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Wednesday, July 29, 2009

Live: Method Man & Redman tear it off

Posted by on Wed, Jul 29, 2009 at 2:18 PM

Method Man & Redman, Ghostface Killah

Lincoln Theatre, Raleigh

Thursday, July 23

The silence that fell over the Lincoln after an enjoyable (though not spectacular) set from Brooklyn’s Duo Live was puzzling. With nearly a half-dozen DJs in attendance, it seems like someone would have been spinning records to keep the room buzzing during the 20 minute break before Ghostface Killah made his way to the stage. Perhaps the lack of house music was for the best, though, as the onslaught that followed from the Wu-Tang emcee and Method Man and Redman’s Clan/Def Squad alliance meant that we needed to save all the energy we had.

Accompanied by protégé Trife Da God, Ghostface Killah hit the ground running with a nonstop stream that drew heavily from sophomore release Supreme Clientele, the universally acclaimed Fishscale and his last album, 2007’s Big Doe Rehab. Ghost touched on his verse from Raekwon’s Cuban Linx single “Ice Cream” early in the set before letting Trife spit his verse from the Theodore Unit cut “Pass the Mic” after the pair ran through their respective bars from Ghost’s “Be Easy.” Prowling across the stage, Ghostface maintained momentum with “We Celebrate” and “Mighty Healthy” before reaching back to his 1996 debut for “Fish” and jumping ahead to Supreme Clientele for “Ghost Deini."

By the time Ghost stopped for a breather, the “Wu-Tang” chants from the crowd were so intense that the husky rapper could barely squeeze in words of praise for Raleigh. Ghostface acknowledged the chants with his verses from GZA’s “4th Chamber” and The Clan’s “Can It All Be So Simple,” spread amongst Fishscale’s “Dogs of War” and Clientele’s “Nutmeg” and “Child’s Play.” The hour-long set started losing steam two-thirds of the way through after Ghost directed DJ Mathematics to “put it on random.” Math quickly ran through more than 30 snippets from Ghostface’s extensive catalog while Ghost offered more commentary than actual performances. It was an anticlimactic ending to an otherwise powerful set from the legendary MC, who downplayed any ego hit from playing support to the headlining duo while challenging them to match his game.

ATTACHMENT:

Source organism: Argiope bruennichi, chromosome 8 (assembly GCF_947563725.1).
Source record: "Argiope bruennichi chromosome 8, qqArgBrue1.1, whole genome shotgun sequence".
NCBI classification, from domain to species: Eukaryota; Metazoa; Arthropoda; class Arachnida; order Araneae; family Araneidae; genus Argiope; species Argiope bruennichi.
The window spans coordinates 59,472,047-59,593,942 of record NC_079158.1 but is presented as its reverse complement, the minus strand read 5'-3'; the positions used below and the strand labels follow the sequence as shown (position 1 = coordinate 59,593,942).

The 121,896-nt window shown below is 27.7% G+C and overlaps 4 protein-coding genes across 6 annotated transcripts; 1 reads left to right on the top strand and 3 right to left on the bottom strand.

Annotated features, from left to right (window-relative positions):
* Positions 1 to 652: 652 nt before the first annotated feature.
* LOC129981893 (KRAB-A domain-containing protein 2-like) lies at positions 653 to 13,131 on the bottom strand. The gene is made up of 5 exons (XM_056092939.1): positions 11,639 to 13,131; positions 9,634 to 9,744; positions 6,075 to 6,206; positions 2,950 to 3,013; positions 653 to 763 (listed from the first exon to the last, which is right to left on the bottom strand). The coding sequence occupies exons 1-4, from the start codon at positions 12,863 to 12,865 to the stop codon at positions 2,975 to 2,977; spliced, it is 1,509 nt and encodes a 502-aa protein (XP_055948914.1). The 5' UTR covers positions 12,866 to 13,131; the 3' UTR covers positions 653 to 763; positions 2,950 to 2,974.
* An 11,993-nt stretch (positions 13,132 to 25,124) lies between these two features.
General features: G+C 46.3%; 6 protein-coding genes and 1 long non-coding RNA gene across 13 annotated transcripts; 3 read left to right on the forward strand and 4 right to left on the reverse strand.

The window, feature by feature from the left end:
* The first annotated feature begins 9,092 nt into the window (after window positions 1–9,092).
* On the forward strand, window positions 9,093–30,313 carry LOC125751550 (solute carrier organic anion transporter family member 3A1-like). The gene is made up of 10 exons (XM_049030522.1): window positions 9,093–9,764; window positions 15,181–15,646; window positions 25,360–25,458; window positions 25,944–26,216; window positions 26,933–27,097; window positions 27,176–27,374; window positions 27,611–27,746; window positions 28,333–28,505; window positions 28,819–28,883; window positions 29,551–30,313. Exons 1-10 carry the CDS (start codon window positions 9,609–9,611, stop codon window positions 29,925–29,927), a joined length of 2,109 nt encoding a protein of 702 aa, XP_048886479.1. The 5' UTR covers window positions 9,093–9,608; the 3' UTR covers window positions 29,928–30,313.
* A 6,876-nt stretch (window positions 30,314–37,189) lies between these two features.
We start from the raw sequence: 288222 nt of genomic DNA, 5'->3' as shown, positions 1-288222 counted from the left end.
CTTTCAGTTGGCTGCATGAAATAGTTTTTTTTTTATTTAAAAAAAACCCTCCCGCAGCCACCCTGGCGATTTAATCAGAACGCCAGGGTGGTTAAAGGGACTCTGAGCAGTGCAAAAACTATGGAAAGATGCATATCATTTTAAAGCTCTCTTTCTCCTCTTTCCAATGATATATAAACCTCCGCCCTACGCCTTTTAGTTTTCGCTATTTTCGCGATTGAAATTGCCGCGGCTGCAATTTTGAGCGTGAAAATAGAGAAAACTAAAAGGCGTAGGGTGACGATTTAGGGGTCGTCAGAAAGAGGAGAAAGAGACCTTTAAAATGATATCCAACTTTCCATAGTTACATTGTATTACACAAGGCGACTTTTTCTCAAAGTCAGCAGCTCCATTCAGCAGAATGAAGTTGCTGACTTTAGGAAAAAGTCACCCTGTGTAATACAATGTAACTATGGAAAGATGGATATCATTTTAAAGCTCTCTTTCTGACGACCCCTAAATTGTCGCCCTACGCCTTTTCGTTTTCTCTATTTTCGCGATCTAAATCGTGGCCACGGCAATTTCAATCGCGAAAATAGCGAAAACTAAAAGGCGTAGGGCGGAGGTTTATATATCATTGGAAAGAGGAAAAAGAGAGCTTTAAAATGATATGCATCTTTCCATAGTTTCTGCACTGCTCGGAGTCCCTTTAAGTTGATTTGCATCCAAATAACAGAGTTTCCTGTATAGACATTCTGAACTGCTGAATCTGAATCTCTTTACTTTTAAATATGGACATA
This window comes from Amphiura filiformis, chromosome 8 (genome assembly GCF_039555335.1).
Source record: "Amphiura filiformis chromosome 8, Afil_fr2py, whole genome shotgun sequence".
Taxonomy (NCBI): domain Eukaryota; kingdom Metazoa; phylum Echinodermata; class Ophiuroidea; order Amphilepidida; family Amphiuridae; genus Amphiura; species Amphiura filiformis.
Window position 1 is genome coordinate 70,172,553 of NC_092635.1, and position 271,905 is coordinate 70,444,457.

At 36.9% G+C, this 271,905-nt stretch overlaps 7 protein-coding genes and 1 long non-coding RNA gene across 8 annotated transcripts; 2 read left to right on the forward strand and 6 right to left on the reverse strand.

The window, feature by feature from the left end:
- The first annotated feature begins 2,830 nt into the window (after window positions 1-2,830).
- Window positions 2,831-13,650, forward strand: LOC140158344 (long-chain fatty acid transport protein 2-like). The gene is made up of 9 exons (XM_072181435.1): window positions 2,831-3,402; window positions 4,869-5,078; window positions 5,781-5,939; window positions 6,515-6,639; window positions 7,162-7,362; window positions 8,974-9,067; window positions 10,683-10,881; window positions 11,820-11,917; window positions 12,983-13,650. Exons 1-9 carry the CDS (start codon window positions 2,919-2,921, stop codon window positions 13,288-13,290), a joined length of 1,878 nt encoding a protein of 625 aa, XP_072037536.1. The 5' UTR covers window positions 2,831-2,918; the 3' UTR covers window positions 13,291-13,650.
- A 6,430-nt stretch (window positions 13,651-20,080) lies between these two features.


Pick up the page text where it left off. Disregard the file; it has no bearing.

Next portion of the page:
And match it they did: After another 30-plus minutes of awkward silence, Method Man and Redman banged out hit after hit from their respective solo careers and both Blackout! albums while ruling the stage with undeniable charisma. Though they teased “Da Rockwilder” from the get-go, Red and Meth (joined by Wu associates Streetlife and Ready Roc) led off the set with five straight cuts from Blackout! 2—which failed to produce the typical “songs from the new album” deflation—before jumping into Blackout! for “Tear It Off” and “Y.O.U.”

Meth teased the ladies and grabbed cell phones out of the crowd, while the Funk Doc held up a bag of the green stuff offered by a front-row fan before tossing it back into the mob. Like Ghostface, the pair honored Ol’ Dirty Bastard and Michael Jackson over the course of an 80 minute set while also paying tribute to Jam Master Jay with a brief DJ battle. Unlike Ghostface, the duo closed strong, with solo hits “Time 4 Sum Aksion” and “Method Man” leading up to their two most famous collaborations, the original joint “How High” and Blackout! hit “Da Rockwilder.” The DJs played their exit music just before the clock hit two, but the rappers—ever entertaining—weren’t quite ready for the party to stop. Method Man crowd-surfed from the stage and Redman climbed atop the stage-left speakers and dove into the audience.

Though spent, the rapturous crowd ate it up.

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